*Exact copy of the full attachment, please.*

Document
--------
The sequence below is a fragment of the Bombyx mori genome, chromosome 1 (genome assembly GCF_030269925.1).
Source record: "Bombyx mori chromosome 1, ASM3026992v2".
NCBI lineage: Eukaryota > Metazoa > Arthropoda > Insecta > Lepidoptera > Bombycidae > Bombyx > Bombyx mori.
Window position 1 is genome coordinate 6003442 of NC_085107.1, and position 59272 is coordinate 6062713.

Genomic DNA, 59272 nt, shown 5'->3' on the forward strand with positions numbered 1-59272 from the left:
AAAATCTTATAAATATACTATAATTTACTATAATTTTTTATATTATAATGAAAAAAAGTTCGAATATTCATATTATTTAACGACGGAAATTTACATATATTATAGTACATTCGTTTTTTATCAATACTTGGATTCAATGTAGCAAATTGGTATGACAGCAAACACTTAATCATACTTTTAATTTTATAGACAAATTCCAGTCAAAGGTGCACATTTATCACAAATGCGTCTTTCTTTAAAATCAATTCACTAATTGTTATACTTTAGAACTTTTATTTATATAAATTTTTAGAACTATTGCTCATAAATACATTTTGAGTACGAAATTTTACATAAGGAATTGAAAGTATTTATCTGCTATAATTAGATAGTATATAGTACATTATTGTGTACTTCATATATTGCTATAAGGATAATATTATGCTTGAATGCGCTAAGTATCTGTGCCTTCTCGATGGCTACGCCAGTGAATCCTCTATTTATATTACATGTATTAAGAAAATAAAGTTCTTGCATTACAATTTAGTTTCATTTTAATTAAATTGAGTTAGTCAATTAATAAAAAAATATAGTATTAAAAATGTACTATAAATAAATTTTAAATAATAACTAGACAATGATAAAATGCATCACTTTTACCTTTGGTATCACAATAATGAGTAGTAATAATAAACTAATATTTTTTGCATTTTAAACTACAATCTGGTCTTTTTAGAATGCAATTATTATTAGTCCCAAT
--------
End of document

The sequence below is a fragment of the Bombyx mori genome, chromosome 1 (genome assembly GCF_030269925.1).
Source record: "Bombyx mori chromosome 1, ASM3026992v2".
NCBI lineage: Eukaryota > Metazoa > Arthropoda > Insecta > Lepidoptera > Bombycidae > Bombyx > Bombyx mori.
Window position 1 is genome coordinate 6003442 of NC_085107.1, and position 59272 is coordinate 6062713.

Genomic DNA, 59272 nt, shown 5'->3' on the forward strand with positions numbered 1-59272 from the left:
AAAATCTTATAAATATACTATAATTTACTATAATTTTTTATATTATAATGAAAAAAAGTTCGAATATTCATATTATTTAACGACGGAAATTTACATATATTATAGTACATTCGTTTTTTATCAATACTTGGATTCAATGTAGCAAATTGGTATGACAGCAAACACTTAATCATACTTTTAATTTTATAGACAAATTCCAGTCAAAGGTGCACATTTATCACAAATGCGTCTTTCTTTAAAATCAATTCACTAATTGTTATACTTTAGAACTTTTATTTATATAAATTTTTAGAACTATTGCTCATAAATACATTTTGAGTACGAAATTTTACATAAGGAATTGAAAGTATTTATCTGCTATAATTAGATAGTATATAGTACATTATTGTGTACTTCATATATTGCTATAAGGATAATATTATGCTTGAATGCGCTAAGTATCTGTGCCTTCTCGATGGCTACGCCAGTGAATCCTCTATTTATATTACATGTATTAAGAAAATAAAGTTCTTGCATTACAATTTAGTTTCATTTTAATTAAATTGAGTTAGTCAATTAATAAAAAAATATAGTATTAAAAATGTACTATAAATAAATTTTAAATAATAACTAGACAATGATAAAATGCATCACTTTTACCTTTGGTATCACAATAATGAGTAGTAATAATAAACTAATATTTTTTGCATTTTAAACTACAATCTGGTCTTTTTAGAATGCAATTATTATTAGTCCCAAT